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Canal living set to be sunk by hike in mooring fees

Review launched after 'unprecedented' surge in boat-dwelling

20 July, 2018 — By Samantha Booth

Boat-dwellers Julian Green, Simon Hodgkinson and Sarah LaBrasca: ‘It’s a vibrant and mixed community’

MOORING charges for boat-dwellers in Little Venice could rocket by 15 per cent, according to the Canal and River Trust.

The trust said it had launched a review at a time when the popularity of London’s canals was “unprecedented”. There has been a 76 per cent rise in boats on the waterways since 2012.

A C&RT statement said: “The maximum increases we’ve proposed are 15 per cent a year for three years, which will still make living on a boat on a residential mooring in central London, in places like Little Venice… good value when compared to other ways of living.”

“It is another small symptom of the housing pressure in London with more demand for the limited number of residential moorings available.

“The trust manages some of the residential moorings in the capital with the remainder rented out privately. The price that people on our moorings are paying has, in a number of instances, fallen behind the market rate. As a charity we have to raise the money that is required to maintain the canals and it is therefore important that we charge a fair market rate for the services we offer, including moorings.”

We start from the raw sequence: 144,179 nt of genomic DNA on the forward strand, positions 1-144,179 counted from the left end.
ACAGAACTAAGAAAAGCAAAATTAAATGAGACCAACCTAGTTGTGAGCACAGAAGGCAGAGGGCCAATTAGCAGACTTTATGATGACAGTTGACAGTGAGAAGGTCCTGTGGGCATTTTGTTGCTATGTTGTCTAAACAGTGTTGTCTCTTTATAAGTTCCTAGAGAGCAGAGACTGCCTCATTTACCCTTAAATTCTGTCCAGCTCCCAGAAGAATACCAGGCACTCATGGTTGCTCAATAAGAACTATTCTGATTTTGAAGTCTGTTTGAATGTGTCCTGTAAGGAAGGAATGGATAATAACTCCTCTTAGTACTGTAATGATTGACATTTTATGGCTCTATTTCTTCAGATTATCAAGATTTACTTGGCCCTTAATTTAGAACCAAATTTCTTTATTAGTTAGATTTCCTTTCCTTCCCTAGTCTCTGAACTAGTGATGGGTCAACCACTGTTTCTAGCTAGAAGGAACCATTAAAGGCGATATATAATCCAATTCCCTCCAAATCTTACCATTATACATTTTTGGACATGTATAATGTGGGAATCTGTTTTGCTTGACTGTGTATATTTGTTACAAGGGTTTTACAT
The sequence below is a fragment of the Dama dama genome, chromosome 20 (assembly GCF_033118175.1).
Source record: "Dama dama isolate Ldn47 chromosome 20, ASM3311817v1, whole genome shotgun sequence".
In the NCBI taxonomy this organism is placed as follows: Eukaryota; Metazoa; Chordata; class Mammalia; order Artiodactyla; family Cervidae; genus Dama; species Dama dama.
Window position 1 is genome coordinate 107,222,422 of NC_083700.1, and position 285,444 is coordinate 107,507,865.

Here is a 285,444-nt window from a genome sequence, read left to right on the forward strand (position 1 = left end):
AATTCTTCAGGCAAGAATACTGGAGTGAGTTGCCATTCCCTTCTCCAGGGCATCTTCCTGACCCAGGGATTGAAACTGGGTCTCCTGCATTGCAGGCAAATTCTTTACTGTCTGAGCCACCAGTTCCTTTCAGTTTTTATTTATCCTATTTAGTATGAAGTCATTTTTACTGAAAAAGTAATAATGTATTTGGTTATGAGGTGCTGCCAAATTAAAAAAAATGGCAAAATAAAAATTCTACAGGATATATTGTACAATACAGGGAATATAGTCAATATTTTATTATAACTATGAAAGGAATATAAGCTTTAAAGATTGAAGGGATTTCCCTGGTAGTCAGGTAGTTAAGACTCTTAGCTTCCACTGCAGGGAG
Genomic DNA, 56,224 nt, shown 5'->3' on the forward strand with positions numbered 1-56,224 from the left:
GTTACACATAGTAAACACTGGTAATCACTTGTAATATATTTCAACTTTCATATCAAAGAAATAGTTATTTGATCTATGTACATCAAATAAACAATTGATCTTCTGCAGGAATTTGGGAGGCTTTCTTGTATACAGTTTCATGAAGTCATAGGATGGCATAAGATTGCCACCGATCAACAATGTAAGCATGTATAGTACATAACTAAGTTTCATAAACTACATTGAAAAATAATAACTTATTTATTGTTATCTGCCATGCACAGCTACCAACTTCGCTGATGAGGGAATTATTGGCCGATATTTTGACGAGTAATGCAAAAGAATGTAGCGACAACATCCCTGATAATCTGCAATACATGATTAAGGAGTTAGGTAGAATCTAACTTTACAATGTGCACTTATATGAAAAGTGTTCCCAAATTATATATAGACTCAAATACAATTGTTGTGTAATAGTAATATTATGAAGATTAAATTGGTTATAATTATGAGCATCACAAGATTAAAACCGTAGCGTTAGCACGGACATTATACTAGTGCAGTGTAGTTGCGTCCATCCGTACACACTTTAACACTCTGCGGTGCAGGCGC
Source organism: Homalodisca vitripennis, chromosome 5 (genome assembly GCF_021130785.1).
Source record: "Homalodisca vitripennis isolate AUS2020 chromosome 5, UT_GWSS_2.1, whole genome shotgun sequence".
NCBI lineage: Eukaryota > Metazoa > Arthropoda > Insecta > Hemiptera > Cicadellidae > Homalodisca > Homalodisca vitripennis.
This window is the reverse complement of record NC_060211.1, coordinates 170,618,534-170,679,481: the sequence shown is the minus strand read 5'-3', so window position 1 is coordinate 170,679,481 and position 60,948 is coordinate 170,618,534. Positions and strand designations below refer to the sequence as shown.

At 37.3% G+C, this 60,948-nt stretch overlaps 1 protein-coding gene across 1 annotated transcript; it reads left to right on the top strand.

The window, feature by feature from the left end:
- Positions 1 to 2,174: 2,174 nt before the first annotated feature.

Boat-dweller Julian Green, 47, said his fees will go from £11,000 to £12,500 a year, while when he first arrived they were just £5,500.

He said: “I’m right on the edge of what I can afford. I work for a charity, I earn a reasonable amount, but I’m right on the edge of what I can afford. There are several people who will simply not be able to afford it.”

Retired couple Simon Hodgkinson and Sarah LaBrasca have lived on a boat for seven years. They both say they are also likely to be priced out with the rent increases.

“It’s a very vibrant and mixed community, professionals to single mothers, to key workers, and some very poor people,” said Mr Hodgkinson. “We, as members of that community, should have the same kind of rights and security of our housing as people who live on dry land. It has been destabilising.”

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